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Allergic conjunctivitis is a common condition affecting
approximately 17 to 20% of the children, and its incidence is
increasing especially in rural communities.
Allergic conjunctivitis is an acute, intermittent, or chronic
conjunctival inflammation usually caused by airborne allergens.
The clinical presentation of the various forms of allergic
conjunctivitis can vary greatly, from mild symptoms
unaccompanied by ocular signs, to severe disease with visionthreatening
Although an IgE-mediated immediate hypersensitivity
reaction has been demonstrated or postulated in many types, the
Pathophysiology underlying the allergic conjunctivitis is not fully
understood. Great variety of available pharmacologic options is an
evidence of the complexity of the chemical reactions associated
with mast cell degranulation and mediator release causing the
onset of allergic signs and symptoms.
Allergic conjunctivitis is traditionally divided into five
categories, all of which result from a hypersensitivity reaction by
ocular tissues to one or more allergens.
(A) Mild, acute and transient allergies include:
Seasonal allergic conjunctivitis (SAC), and
Perennial allergic conjunctivitis (PAC).B) chronic allergic diseases with the potential for causing
significant ocular consequences include:
Giant papillary conjunctivitis (GPC),
Atopic keratoconjunctivitis (AKC), and
Vernal keratoconjunctivitis (VKC).
Atopic and vernal keratoconjunctivitis are potentially
vision-threatening conditions due to the risk of corneal ulceration,
vascularization, and scarring.
The cardinal feature of allergic conjunctivitis is itching,
other symptoms such as tearing, burning and foreign body
sensation may be present in variable degrees in all of these
Diagnosis of allergic conjunctivitis is usually based on an
accurate history and a proper clinical examination. In some cases
clinical examination needs to be substantiated with laboratory
diagnostic methods, as skin tests, assessment of specific Ig.E and
SAC and PAC are recurrent conditions, but they are easily
controlled and do not typically result in permanent visual loss.
Likewise, GPC does not typically result in permanent visual loss.
On the other hand, VKC and AKC have sight-threatening
complications including corneal ulcers and potential side-effects
from the use of steroid treatment.
Management of allergic conjunctivitis depends on the
severity of the condition as well as medication cost and expected
patient compliance.Treatment includes:
(1) Non-specific medical therapy:
• Cold compresses: may be all that is necessary in mild seasonal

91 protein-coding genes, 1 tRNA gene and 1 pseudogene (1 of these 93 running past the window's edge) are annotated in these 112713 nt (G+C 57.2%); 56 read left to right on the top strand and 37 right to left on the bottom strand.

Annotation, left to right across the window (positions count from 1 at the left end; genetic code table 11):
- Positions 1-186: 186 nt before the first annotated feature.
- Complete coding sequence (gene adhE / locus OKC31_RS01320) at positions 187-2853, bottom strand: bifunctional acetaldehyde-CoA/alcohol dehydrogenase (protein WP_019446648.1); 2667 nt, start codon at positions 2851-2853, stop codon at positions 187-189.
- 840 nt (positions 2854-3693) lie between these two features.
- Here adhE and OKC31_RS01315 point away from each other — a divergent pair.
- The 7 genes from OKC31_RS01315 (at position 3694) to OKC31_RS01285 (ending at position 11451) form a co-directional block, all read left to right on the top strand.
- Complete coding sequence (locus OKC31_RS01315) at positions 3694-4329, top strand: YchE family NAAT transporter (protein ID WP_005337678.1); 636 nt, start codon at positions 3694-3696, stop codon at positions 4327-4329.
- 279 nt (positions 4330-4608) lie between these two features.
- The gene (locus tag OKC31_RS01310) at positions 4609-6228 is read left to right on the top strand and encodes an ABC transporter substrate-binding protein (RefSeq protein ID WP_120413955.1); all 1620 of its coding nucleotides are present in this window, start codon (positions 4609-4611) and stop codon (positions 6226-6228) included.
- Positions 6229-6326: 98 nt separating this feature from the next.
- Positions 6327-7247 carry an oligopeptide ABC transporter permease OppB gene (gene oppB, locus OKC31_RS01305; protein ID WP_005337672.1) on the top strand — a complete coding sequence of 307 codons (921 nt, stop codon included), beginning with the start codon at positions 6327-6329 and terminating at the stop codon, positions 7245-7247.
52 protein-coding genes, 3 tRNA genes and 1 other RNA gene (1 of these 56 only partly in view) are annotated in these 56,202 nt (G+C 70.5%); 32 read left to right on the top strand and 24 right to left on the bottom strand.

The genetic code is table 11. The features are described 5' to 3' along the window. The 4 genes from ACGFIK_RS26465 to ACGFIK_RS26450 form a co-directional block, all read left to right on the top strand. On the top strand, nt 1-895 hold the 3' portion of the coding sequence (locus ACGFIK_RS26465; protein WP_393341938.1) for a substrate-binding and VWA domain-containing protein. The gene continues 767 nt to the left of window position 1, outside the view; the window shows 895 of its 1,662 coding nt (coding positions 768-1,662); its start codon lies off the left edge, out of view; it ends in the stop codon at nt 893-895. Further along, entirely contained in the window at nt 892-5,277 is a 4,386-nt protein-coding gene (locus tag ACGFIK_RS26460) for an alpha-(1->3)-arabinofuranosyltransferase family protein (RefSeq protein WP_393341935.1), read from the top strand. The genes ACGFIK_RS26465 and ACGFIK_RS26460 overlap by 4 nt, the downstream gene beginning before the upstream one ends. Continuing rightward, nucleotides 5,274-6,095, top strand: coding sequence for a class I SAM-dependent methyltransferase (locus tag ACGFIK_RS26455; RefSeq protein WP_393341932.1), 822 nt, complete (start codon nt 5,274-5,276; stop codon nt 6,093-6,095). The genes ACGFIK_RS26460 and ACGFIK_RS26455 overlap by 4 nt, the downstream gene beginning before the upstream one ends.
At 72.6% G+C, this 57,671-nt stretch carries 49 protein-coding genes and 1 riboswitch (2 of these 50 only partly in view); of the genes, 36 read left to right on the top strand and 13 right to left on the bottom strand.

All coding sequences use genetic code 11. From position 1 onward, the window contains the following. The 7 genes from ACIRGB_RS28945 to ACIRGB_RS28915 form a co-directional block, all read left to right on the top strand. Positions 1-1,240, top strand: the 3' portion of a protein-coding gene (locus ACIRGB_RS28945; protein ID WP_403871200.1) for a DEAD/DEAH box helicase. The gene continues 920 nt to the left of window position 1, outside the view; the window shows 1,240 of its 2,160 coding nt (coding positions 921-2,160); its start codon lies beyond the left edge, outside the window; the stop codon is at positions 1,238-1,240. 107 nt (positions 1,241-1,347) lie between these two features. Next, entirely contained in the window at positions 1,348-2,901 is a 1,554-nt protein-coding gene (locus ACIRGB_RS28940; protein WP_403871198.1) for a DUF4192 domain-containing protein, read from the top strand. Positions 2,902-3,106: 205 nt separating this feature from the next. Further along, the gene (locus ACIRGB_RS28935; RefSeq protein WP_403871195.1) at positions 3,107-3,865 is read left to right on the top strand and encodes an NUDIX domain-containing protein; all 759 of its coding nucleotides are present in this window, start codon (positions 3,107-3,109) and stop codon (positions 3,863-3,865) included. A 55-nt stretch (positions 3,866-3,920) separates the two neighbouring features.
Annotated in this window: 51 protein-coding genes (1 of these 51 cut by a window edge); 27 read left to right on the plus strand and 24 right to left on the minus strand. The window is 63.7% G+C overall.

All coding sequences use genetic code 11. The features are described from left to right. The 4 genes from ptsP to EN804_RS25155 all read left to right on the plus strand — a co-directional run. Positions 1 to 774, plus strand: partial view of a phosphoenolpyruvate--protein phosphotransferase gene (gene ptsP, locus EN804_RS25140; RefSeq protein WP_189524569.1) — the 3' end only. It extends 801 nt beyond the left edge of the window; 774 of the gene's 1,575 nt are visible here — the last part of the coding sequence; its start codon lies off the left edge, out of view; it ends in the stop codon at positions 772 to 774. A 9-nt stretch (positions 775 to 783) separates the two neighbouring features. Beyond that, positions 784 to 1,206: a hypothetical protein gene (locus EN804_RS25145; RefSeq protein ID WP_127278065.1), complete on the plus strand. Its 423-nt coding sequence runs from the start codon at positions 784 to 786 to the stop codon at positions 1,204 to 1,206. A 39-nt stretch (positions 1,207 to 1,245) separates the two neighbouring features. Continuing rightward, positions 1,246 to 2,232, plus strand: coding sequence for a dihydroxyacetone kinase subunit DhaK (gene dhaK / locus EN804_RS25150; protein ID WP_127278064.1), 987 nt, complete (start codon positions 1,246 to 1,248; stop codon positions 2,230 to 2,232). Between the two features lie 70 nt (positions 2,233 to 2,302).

and perennial conjunctivitis.
• Mucolytic drops: dissolves the abnormal mucus.
• Treatment of facial eczema in AKC – lid margin hygiene.
(3) Antihistamines – conventional topical antihistamine
(4) Oral antihistamine preferably non sedating
(5) Mast cell stabilizers
These compounds are used topically to reduce mast cell
degranulation, but also have a wide range of other antiinflammatory
effects that may be relevant. They are usually well
tolerated with very few side effects. They offer a preventative
action and work most effective if taken before the onset of
symptoms, where possible (e.g. at the beginning of the pollen
season) or early in the disease process. AS the onset of action is
slow (5-7 days) and stinging can occur, patient must be warned
that their eyes might feel worse to start with.
IN VKC and AKC, mast cell inhibitors act as steroid
Cromolyn sodium is the longest established of these drugs.
And both 2% and 4% drops are available for use up to 4 times per
day. Nedocromil sodium is a newer, higher potency mast cell
stabilizer that compares favourably to cromolyn and can be used
twice daily in SAC and PAC.Lodoxamide is another recently introduced mast cell
stabilizer, which may evoke fewer stings than the other. Both
nedocromil and lodoxamide have a more rapid onset of action.
(6) Nonsteroidal anti-inflammatory agents
Topical NSAIDs appear to have some beneficial effects in
allergic conjunctivitis. Topical NSAID are not as potent as
steroids but have the advantage of good ocular safety profile and
useful in treating non sight threatening conditions like SAC and
PAC when mast cell stabilizers and antihistamines fail.
Topical steroids are very powerful in controlling allergic
conjunctivitis, but have potentially sight-threatening side effects.
Steroids are generally contraindicated in SAC & PAC;
occasionally they are used in AKC and VKC.
Topical preparation of 2% cyclosporine has been shown to
provide a marked reduction in the symptoms and signs of VKC,
and cyclosporine is particularly helpful as a steroid-sparing agent.
Allergen immunotherapy have been shown to be especially
beneficial in the treatment of allergic conjunctivitis, and are the
only therapy available that changes the underlying problem of
allergies, potentially curing the problem of eye allergies.
Usually limited to the treatment of the sight-reducing corneal
disease in AKC & VKC.